Return on allocated capital
Return on allocated capital is measured quite differently from return on invested capital. Here I’m looking to see how good management’s skill is in allocating retained earnings. There is no more important job for management than allocation of capital. It’s very difficult to see long-term profitable growth if your investment’s managers unwisely use retained earnings and cash to grow (or shrink!) the business. The formula used in this case:
Using both ROIC and ROAC gives a varied look at the profitability of your investment (along with others such as free cash flow yield). Combined with these measures is return on equity (ROE) and return on assets (ROA). For ROIC and ROAC I look for 25% or greater and 15% or greater for ROE and ROA.
The cash return formula measures how efficiently the business is using its capital -- both equity and debt -- to generate free cash flow. The formula is free cash flow + net interest expense divided by enterprise value. I generally look for a cash return of 7% or greater.
IRR Treasury review (or Buffett’s “equity bond”)
This is a wonderful tool used by Warren Buffett (Trades, Portfolio) to quickly size up your expected internal rate of return (IRR) in a stock versus the IRR of a 10-year US Treasury. By utilizing the last 10 years earnings, an investor can identify what price is necessary to meet the Treasury’s return. This is another great tool to assess the risk premium you are being paying versus a risk-free asset.
Discounted free cash flow (intrinsic value)
A discounted free cash (DCF) model uses future free cash flow projections and discounts them - using a required annual rate - to arrive at present value estimates. That present value estimate is then used to evaluate the potential for investment. There are several things that impact a DCF model – the current share price, the number of shares, current free cash flow, estimated 10-year FCF growth rate, perpetuity growth rate, and discount rate. The first three need no description but the final three can be quite subjective. For an estimated free cash flow growth rate, I generally start by looking at the last 10 years rate, halving it, then sometimes halving it again. I vary this discount depending on my level of uncertainty but generally discount it by 50 – 85%. In almost all cases I attempt to break my investment case by halving the 10 year rate and then halving it again. As an investor, the level of discount is really dependent upon your comfort level of your estimate. My suggestion is that whaever number you finally come up with halve it. That’s what’s called a margin of safety!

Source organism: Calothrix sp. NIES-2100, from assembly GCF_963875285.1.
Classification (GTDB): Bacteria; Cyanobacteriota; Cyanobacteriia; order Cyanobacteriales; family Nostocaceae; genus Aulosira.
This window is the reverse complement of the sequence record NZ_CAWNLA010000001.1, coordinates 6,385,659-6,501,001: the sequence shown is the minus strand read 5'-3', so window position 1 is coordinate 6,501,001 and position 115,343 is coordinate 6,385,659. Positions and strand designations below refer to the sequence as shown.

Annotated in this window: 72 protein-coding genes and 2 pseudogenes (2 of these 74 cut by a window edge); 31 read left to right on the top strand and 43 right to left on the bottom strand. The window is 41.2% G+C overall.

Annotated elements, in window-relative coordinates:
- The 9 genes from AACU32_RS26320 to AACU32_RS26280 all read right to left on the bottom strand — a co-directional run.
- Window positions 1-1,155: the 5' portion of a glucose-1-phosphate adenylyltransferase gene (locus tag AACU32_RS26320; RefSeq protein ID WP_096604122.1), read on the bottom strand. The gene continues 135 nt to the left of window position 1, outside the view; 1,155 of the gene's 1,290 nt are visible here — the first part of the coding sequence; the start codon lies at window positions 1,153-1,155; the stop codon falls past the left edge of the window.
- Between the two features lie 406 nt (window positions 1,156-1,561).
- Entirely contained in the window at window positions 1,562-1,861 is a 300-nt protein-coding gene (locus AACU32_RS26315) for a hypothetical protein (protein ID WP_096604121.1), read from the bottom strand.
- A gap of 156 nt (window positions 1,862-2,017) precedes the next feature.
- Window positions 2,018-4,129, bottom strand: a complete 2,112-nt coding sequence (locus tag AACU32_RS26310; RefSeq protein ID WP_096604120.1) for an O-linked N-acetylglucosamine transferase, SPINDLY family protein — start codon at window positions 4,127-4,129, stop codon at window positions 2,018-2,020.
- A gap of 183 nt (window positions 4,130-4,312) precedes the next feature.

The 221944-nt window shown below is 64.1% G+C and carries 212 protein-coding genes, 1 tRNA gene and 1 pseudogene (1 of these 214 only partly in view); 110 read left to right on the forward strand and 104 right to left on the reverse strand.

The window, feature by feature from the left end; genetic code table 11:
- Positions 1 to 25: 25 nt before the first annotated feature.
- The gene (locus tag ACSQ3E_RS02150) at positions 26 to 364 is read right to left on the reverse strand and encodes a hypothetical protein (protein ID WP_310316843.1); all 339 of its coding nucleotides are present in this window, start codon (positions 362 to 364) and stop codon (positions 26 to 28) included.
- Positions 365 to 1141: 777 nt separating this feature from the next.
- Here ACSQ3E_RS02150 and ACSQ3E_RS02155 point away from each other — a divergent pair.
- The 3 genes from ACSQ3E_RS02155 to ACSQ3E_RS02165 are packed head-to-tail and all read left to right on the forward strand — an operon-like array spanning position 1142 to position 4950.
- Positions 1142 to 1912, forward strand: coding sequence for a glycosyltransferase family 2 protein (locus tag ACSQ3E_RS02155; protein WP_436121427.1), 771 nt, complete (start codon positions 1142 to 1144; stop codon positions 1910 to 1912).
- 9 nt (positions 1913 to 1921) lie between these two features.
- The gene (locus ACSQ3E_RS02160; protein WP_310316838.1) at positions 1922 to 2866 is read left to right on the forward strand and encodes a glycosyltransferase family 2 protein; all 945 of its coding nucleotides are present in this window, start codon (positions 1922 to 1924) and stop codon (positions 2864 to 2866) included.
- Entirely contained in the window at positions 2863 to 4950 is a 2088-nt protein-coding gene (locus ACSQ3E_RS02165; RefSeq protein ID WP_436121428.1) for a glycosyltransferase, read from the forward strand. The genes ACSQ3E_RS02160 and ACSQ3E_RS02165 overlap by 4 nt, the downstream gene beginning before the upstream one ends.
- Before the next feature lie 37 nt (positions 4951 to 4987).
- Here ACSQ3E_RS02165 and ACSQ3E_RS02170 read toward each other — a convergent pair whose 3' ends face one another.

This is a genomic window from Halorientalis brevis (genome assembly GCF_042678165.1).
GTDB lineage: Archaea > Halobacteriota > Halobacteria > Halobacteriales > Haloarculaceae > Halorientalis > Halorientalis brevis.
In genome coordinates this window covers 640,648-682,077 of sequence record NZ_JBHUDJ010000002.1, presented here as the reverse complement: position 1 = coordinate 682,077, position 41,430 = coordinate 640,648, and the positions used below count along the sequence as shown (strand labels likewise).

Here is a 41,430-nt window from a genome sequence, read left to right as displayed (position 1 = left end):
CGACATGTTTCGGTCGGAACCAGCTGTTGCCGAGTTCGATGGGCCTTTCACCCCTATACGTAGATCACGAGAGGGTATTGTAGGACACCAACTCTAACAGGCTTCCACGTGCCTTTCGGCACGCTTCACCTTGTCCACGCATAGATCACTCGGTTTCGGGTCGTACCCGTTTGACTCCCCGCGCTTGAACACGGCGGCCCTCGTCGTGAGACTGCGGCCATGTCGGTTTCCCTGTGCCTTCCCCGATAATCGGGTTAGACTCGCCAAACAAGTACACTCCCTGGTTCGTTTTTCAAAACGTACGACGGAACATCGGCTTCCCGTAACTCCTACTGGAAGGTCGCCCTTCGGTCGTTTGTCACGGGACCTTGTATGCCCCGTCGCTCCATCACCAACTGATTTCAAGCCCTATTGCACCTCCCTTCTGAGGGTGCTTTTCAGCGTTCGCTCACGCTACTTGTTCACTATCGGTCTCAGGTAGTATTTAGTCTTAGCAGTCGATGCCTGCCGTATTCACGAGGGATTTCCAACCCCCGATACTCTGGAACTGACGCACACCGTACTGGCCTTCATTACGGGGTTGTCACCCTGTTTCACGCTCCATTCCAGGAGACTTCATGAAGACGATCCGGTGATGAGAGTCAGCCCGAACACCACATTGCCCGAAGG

Always assume the worst and build from there. For a perpetuity growth rate some use 4% but I think this is too aggressive; I use 3% on average. Finally, to calculate the discount rate I start with current 10-year Treasury rate and then add on for company size, financial leverage, cyclicality, management governance, economic moat, complexity of business and its previous weighted average cost of capital (WACC). Dependent on these factors, a discount rate can range from 7% - 13%. As I’ve stressed before, the use of a DCF model should give an estimated intrinsic value – not an exact intrinsic value. It should also demonstrate whether the current price provides an adequate margin of safety.
As an aside, you can pull up companies either in my portfolios or watch lists by creating the following screen on Gurufocus.
Return on Assets (10 Year) >15%
Return on Equity (10 Year) >15%
Return on Capital (10 Year) >15%
This screen will generally get you to about 150 companies or less.
Part 3 in this series will utilize a case study of a company on my watch list and former holding in the Nintai Charitable Trust.
As always, I look forward to your thoughts and comments.
DISCLOSURE: The author is a vice president and investment manager of Dorfman Value Investments in Newton Upper Falls, Massachusetts.
 Petroski is a professor of civil engineering and history at Duke University. His “To Engineer is Human: The Role of Failure in Successful Design” (Vintage Press, 1985) is considered a classic and I recommend everyone read it at least once in their investing career.